A DAY after the Foreign Office said that Pakistan did not mind engaging with the US “on a range of issues” though “at an opportune time”, Prime Minister Imran Khan added clarity to the reason behind the government’s decision not to participate in Washington’s Summit for Democracy.
After referring to CPEC as a glorious opportunity at the Islamabad Conclave 2021 yesterday, the prime minister went on to say that Pakistan should not be part of any bloc as the world heads towards a new Cold War — this one primarily involving China and the US. Mr Khan was absolutely correct in sounding the alarm: diplomatic neutrality is compromised when countries get involved in bloc politics that aims to undercut ideological or economic rivals.
Read more: The new cold war?
The lessons of being part of the anti-communist blocs Seato and Cento should not be lost on Pakistan. Perhaps there was also a realisation of the danger in taking sides when in 2015, parliament, to its credit, refused to involve the country in the Saudi-led campaign inside war-torn Yemen.
But can the Summit for Democracy — a one-off event — be described as an international bloc? Certainly, the rivalry is clear as China and Russia were left out and Taiwan, Beijing’s bête noire, was invited by the US. However, among the over 100 participants are also countries that have normal ties with those whom Washington deems its rivals.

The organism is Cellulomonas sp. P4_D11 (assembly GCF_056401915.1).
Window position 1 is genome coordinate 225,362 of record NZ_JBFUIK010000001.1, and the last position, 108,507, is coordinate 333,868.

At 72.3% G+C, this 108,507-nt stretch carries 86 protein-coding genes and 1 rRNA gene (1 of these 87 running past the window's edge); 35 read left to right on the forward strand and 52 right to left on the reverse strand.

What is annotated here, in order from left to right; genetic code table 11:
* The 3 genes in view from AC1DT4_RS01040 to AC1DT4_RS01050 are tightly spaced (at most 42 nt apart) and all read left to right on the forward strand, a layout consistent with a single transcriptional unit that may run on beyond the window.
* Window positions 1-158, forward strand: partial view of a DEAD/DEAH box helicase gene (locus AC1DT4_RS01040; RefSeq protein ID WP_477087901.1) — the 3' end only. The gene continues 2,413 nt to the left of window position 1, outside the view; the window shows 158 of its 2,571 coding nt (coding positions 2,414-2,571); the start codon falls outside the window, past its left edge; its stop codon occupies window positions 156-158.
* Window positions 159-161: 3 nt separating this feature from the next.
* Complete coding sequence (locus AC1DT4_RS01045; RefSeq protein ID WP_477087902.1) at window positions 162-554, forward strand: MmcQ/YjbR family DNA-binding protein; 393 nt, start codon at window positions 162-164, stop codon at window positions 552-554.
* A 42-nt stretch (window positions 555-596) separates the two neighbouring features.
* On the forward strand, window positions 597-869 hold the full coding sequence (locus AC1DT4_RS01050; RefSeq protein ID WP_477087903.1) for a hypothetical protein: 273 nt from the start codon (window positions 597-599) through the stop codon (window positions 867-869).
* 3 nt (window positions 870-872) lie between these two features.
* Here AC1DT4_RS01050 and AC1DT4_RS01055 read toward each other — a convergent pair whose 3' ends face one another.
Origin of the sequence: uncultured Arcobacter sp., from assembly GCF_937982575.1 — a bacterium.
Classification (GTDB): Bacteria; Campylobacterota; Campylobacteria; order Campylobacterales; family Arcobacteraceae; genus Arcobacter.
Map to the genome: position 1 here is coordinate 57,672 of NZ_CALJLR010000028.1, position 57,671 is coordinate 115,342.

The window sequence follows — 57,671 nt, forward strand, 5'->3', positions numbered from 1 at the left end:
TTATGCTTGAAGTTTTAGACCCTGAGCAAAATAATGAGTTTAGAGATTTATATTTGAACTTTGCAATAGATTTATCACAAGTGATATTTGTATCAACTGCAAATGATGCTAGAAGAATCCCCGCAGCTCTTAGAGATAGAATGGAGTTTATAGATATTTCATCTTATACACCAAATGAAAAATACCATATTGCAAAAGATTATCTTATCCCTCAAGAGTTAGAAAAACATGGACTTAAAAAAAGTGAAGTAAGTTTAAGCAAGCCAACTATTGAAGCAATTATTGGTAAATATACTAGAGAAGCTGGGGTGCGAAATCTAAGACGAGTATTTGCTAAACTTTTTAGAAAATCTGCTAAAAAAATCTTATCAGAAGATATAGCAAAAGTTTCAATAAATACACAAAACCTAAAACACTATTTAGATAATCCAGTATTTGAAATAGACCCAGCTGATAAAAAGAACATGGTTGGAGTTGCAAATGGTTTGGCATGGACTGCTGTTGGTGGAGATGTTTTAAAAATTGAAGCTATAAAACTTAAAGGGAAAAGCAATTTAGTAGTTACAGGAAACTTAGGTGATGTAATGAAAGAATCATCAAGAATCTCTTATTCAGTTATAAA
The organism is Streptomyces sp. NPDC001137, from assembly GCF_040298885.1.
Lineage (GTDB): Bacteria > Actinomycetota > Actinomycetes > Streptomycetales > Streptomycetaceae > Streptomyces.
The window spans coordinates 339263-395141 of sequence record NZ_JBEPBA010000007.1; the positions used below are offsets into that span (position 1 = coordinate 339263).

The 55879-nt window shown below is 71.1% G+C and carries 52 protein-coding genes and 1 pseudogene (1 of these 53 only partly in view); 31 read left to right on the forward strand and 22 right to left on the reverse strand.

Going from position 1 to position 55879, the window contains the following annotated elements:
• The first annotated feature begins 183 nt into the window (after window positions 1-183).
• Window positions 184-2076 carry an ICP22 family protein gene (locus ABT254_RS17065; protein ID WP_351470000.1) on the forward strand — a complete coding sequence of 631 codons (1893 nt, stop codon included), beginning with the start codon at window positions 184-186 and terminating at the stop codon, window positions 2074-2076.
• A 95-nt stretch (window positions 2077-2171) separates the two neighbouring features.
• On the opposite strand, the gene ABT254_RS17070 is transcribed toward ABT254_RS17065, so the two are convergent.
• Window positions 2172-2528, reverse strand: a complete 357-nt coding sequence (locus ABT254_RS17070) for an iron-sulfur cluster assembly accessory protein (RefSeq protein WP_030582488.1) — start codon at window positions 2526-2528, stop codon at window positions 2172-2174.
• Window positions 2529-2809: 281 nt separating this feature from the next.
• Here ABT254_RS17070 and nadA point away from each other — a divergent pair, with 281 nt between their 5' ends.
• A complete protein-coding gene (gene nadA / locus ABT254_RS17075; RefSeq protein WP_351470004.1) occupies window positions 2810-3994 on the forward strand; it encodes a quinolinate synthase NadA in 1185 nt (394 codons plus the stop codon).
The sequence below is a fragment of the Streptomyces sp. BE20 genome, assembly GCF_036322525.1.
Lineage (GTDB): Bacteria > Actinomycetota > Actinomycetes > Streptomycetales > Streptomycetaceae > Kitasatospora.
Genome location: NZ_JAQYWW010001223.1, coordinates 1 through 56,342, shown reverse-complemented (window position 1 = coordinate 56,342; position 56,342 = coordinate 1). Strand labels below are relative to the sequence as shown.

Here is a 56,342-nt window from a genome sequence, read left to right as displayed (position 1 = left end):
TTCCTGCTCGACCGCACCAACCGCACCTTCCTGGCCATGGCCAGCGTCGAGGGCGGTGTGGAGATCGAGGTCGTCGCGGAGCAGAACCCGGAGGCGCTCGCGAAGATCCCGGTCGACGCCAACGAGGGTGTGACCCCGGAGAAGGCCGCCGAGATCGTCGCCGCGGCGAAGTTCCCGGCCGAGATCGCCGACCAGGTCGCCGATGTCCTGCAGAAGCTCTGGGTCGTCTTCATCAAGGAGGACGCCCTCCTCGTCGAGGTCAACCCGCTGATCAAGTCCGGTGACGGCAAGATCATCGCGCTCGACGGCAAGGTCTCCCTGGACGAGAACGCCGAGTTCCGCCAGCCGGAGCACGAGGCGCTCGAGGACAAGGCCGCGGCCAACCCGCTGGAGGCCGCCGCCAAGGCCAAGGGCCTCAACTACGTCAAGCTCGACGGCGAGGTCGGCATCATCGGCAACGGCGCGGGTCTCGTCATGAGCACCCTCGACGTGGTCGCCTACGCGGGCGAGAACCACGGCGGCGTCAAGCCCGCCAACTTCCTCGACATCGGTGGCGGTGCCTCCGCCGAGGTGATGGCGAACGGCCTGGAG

Pakistan could have attended the virtual summit — perhaps even raised the prime minister’s point about guarding against divisive international blocs from that very platform to make its stance clear, putting paid to any hopes that it was inclined to favour one party over the other. In an increasingly polarised world, open communication between states is crucial to forging a common agenda for democracy — both domestically and in interstate relations. Many countries like Pakistan know the dangers of despotic rule only too well. Spreading this awareness and enlisting global support for democratic rule and trust-building between nations can deter the authoritarian elements forever waiting in the wings.
For Pakistan, balancing its ties with Washington and Beijing will not be easy. If the current developments are anything to go by, the Sino-American confrontation may get uglier. Tensions are already intensifying as the US, together with Canada, the UK and Australia, is officially boycotting the 2022 Winter Olympic Games (although the athletes will attend) in China over the latter’s alleged human rights violations. Pakistan will need to make intelligent, and at times tough, decisions in order to maintain a neutral posture. There are many factors which will constrain such attempts, among them this country’s dependency on foreign funds and investment, something which is often taken advantage of in international relations. Even so, it must find the strength to resist any temptation or pressure to root for one country at the expense of another.
Published in Dawn, December 10th, 2021